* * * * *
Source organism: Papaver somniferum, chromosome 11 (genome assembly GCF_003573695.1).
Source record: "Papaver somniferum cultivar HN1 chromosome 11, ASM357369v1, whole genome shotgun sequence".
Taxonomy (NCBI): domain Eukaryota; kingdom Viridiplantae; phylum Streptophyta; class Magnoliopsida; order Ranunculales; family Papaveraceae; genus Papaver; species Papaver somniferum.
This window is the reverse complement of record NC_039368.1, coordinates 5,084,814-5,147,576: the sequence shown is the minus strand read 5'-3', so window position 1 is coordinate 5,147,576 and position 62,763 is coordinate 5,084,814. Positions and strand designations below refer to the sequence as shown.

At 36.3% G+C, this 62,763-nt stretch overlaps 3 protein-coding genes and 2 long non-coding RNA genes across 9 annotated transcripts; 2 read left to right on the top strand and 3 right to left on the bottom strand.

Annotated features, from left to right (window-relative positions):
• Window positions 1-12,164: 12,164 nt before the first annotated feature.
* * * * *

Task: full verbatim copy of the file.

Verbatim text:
Source organism: Papaver somniferum, chromosome 11 (genome assembly GCF_003573695.1).
Source record: "Papaver somniferum cultivar HN1 chromosome 11, ASM357369v1, whole genome shotgun sequence".
Taxonomy (NCBI): domain Eukaryota; kingdom Viridiplantae; phylum Streptophyta; class Magnoliopsida; order Ranunculales; family Papaveraceae; genus Papaver; species Papaver somniferum.
This window is the reverse complement of record NC_039368.1, coordinates 5,084,814-5,147,576: the sequence shown is the minus strand read 5'-3', so window position 1 is coordinate 5,147,576 and position 62,763 is coordinate 5,084,814. Positions and strand designations below refer to the sequence as shown.

At 36.3% G+C, this 62,763-nt stretch overlaps 3 protein-coding genes and 2 long non-coding RNA genes across 9 annotated transcripts; 2 read left to right on the top strand and 3 right to left on the bottom strand.

Annotated features, from left to right (window-relative positions):
• Window positions 1-12,164: 12,164 nt before the first annotated feature.